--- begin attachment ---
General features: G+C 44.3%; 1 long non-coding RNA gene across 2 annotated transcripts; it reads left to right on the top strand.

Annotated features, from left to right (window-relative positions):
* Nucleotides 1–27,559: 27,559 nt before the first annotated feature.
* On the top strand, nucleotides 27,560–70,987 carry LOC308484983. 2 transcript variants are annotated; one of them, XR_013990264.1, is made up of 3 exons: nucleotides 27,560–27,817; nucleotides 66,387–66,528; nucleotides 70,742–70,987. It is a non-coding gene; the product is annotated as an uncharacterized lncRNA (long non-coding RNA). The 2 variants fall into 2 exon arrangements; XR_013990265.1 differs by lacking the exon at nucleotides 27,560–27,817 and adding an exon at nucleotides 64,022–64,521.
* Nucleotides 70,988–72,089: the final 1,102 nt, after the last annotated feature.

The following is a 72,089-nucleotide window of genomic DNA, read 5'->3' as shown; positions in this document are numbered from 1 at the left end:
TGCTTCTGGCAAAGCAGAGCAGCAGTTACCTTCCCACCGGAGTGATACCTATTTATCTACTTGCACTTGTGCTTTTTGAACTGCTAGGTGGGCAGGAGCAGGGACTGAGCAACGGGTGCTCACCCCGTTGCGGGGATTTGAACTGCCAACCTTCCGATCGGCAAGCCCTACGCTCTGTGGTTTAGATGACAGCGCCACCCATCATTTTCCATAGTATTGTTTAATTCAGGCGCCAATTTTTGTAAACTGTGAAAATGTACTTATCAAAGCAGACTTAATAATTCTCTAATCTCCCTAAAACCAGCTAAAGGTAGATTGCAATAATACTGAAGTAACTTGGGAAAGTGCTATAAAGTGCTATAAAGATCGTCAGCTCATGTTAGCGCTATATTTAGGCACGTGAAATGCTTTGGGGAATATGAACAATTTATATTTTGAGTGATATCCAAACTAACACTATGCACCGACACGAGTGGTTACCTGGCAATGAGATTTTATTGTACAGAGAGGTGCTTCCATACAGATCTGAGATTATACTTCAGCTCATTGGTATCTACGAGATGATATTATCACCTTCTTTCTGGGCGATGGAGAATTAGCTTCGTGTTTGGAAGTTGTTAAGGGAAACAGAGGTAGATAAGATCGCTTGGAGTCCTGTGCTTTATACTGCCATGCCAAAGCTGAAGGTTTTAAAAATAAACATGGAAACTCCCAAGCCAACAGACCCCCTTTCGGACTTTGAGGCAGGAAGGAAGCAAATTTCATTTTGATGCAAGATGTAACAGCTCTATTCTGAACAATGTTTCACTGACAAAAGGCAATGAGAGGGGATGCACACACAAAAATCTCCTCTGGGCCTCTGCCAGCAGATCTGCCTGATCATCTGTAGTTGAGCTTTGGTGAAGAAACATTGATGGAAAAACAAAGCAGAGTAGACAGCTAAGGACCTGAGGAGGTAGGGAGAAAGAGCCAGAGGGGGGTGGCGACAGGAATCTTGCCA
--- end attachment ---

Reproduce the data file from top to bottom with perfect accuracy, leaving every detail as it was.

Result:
General features: G+C 44.3%; 1 long non-coding RNA gene across 2 annotated transcripts; it reads left to right on the top strand.

Annotated features, from left to right (window-relative positions):
* Nucleotides 1–27,559: 27,559 nt before the first annotated feature.
* On the top strand, nucleotides 27,560–70,987 carry LOC308484983. 2 transcript variants are annotated; one of them, XR_013990264.1, is made up of 3 exons: nucleotides 27,560–27,817; nucleotides 66,387–66,528; nucleotides 70,742–70,987. It is a non-coding gene; the product is annotated as an uncharacterized lncRNA (long non-coding RNA). The 2 variants fall into 2 exon arrangements; XR_013990265.1 differs by lacking the exon at nucleotides 27,560–27,817 and adding an exon at nucleotides 64,022–64,521.
* Nucleotides 70,988–72,089: the final 1,102 nt, after the last annotated feature.

The following is a 72,089-nucleotide window of genomic DNA, read 5'->3' as shown; positions in this document are numbered from 1 at the left end:
TGCTTCTGGCAAAGCAGAGCAGCAGTTACCTTCCCACCGGAGTGATACCTATTTATCTACTTGCACTTGTGCTTTTTGAACTGCTAGGTGGGCAGGAGCAGGGACTGAGCAACGGGTGCTCACCCCGTTGCGGGGATTTGAACTGCCAACCTTCCGATCGGCAAGCCCTACGCTCTGTGGTTTAGATGACAGCGCCACCCATCATTTTCCATAGTATTGTTTAATTCAGGCGCCAATTTTTGTAAACTGTGAAAATGTACTTATCAAAGCAGACTTAATAATTCTCTAATCTCCCTAAAACCAGCTAAAGGTAGATTGCAATAATACTGAAGTAACTTGGGAAAGTGCTATAAAGTGCTATAAAGATCGTCAGCTCATGTTAGCGCTATATTTAGGCACGTGAAATGCTTTGGGGAATATGAACAATTTATATTTTGAGTGATATCCAAACTAACACTATGCACCGACACGAGTGGTTACCTGGCAATGAGATTTTATTGTACAGAGAGGTGCTTCCATACAGATCTGAGATTATACTTCAGCTCATTGGTATCTACGAGATGATATTATCACCTTCTTTCTGGGCGATGGAGAATTAGCTTCGTGTTTGGAAGTTGTTAAGGGAAACAGAGGTAGATAAGATCGCTTGGAGTCCTGTGCTTTATACTGCCATGCCAAAGCTGAAGGTTTTAAAAATAAACATGGAAACTCCCAAGCCAACAGACCCCCTTTCGGACTTTGAGGCAGGAAGGAAGCAAATTTCATTTTGATGCAAGATGTAACAGCTCTATTCTGAACAATGTTTCACTGACAAAAGGCAATGAGAGGGGATGCACACACAAAAATCTCCTCTGGGCCTCTGCCAGCAGATCTGCCTGATCATCTGTAGTTGAGCTTTGGTGAAGAAACATTGATGGAAAAACAAAGCAGAGTAGACAGCTAAGGACCTGAGGAGGTAGGGAGAAAGAGCCAGAGGGGGGTGGCGACAGGAATCTTGCCA